The psychological stress of confinement

Experts make recommendations to reduce containment anxiety


On March 6, the results of a national survey on the degree of psychological distress of the Chinese population following the Covid-19 epidemic was published in the specialist journal General Psychiatry. Eight days later, the prestigious medical journal The Lancet also published a review of the literature on the psychological impact of quarantine and ways to alleviate it.
While the President of the Republic Emmanuel Macron announced on Monday evening a tightening of measures to limit the impact of Covid-19 and the Minister of the Interior Christophe Castaner confirmed the implementation of a mechanism inspired by Spain or Italy, this work provides us with key elements to better identify the deleterious effects of this type of provisions and to establish the measures to be taken to circumscribe them.

Here's what you need to remember.

Recommendations based on Chinese data

The Chinese survey on the degree of psychological distress, conducted among the general population in 36 provinces, autonomous regions or municipalities, collected 52,730 responses. These were obtained through an online self-administered self-administered questionnaire, exploring with validated tools the frequency of anxiety, depression, avoidance behaviours and physical symptoms in the past week.

The authors show that 35% of respondents (35.27% men and 64.73% women) reported moderate psychological stress and 5.14% reported severe stress. The analysis also indicates that women show a higher degree of psychological distress than men. We also learn that this distress is more prevalent among individuals aged 18 to 30 years or those over 60 years of age. Finally, migrant workers are the group most at risk, while the psychological distress score is, not surprisingly, highest in the epicentres of the epidemic.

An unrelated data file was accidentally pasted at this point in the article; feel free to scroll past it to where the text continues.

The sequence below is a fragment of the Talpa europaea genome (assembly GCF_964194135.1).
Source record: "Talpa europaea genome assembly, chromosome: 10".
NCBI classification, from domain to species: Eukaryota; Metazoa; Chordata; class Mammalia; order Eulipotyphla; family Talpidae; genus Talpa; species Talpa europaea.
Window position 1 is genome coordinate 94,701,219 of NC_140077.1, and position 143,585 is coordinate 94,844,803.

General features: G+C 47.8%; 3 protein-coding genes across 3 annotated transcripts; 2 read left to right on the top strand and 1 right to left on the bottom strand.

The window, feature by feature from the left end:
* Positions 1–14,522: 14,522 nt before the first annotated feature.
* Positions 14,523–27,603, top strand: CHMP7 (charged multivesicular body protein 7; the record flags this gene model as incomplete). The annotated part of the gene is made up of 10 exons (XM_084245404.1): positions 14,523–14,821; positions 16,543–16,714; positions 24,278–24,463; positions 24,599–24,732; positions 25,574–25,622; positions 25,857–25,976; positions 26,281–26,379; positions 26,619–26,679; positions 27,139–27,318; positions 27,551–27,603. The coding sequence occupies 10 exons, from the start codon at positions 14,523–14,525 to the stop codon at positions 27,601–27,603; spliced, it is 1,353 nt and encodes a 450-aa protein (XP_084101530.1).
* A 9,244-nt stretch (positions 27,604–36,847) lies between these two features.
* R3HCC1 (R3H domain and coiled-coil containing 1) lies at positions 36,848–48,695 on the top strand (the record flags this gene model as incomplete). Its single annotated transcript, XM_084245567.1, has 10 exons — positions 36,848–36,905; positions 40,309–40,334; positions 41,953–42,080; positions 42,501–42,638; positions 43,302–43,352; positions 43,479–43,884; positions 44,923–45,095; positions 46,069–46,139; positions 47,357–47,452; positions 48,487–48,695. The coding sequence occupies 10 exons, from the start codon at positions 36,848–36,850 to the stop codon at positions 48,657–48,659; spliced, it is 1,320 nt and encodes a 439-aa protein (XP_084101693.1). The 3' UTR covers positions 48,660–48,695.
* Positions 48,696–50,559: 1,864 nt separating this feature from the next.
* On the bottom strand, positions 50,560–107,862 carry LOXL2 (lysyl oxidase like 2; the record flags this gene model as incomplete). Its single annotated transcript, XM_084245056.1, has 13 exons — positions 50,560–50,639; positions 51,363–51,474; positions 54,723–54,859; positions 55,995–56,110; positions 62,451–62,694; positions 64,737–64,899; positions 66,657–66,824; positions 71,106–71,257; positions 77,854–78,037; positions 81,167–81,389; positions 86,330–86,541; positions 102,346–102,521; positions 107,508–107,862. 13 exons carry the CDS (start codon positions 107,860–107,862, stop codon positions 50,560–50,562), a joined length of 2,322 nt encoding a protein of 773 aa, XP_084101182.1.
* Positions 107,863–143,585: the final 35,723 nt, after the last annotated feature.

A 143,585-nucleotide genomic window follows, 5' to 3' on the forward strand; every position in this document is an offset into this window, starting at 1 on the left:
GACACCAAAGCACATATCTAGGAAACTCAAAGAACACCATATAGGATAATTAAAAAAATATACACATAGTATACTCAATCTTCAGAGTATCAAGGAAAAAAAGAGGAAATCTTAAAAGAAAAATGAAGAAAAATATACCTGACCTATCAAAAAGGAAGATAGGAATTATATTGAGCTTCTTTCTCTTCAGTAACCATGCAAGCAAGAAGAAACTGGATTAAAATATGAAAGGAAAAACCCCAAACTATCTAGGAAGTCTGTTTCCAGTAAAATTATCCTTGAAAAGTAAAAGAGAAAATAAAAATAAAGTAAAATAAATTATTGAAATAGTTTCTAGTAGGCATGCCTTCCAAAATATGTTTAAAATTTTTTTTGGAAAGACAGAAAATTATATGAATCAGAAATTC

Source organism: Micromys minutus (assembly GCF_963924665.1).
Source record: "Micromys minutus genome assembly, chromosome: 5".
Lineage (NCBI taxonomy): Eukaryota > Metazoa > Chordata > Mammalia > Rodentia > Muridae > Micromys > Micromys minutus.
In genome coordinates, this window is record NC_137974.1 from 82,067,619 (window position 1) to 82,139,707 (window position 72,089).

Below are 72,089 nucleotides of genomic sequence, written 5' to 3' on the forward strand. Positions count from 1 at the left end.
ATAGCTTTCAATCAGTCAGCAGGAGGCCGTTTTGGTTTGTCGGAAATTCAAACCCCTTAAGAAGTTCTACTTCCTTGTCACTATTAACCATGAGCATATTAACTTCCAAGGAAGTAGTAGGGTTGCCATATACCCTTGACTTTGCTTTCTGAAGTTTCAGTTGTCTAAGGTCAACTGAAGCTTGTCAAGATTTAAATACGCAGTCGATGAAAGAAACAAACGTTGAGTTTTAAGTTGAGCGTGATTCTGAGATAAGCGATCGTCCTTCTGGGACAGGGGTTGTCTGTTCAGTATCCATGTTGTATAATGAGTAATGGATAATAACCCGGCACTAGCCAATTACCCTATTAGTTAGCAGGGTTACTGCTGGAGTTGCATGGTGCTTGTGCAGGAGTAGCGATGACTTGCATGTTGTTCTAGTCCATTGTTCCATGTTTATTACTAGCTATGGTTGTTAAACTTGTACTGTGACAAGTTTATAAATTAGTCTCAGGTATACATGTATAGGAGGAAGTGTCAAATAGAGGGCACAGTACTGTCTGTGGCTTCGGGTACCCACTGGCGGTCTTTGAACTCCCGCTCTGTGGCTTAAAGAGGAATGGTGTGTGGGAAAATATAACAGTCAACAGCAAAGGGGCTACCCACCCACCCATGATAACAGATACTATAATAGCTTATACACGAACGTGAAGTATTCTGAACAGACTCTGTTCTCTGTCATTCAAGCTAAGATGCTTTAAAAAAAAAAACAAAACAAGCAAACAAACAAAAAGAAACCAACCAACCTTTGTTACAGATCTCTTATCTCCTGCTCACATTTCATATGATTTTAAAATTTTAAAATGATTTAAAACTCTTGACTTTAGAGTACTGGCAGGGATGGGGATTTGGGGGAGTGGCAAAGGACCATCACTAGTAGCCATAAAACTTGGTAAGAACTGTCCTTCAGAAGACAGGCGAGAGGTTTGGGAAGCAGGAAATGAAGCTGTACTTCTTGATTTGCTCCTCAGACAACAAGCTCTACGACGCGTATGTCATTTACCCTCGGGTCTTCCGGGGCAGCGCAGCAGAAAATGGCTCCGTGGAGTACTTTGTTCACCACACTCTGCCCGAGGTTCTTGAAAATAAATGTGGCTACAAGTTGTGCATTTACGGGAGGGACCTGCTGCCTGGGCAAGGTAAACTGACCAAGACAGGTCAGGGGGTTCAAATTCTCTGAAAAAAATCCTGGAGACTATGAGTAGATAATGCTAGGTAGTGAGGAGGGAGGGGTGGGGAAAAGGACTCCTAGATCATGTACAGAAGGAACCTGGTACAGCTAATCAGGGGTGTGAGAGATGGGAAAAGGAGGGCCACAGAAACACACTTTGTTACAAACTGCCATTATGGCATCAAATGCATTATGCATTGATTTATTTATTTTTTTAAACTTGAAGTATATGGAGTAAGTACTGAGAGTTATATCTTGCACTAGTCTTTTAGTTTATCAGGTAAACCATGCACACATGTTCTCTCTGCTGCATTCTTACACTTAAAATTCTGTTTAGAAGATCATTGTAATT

Accordingly, the authors of the study suggest the following recommendations:

  • pay attention to the specific needs of vulnerable groups such as young people aged 18 to 30, the elderly and migrant workers;

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  • to set up support and accompaniment services such as those put in place in situations of major disasters ;

  • deploy targeted interventions to reduce psychological stress and prevent future mental health problems.

Identify stressors during and after containment

The editors of the Lancet journal have been looking at the psychological impact of containment and what measures can be implemented to reduce its negative effects. The summary note was written on the basis of 3166 articles published and reviewed by scientific committees. 24 studies with scientific soundness were selected. They concern 10 countries and mainly include the SARS (11), Ebola (5) and influenza A (H1N1) viruses (3).

Documented analysis of the results of these studies indicates that the duration of confinement itself is a stressor: a duration of more than 10 days is predictive of post-traumatic symptoms, avoidance behaviours and anger. The authors also identified the following stressors during the confinement period: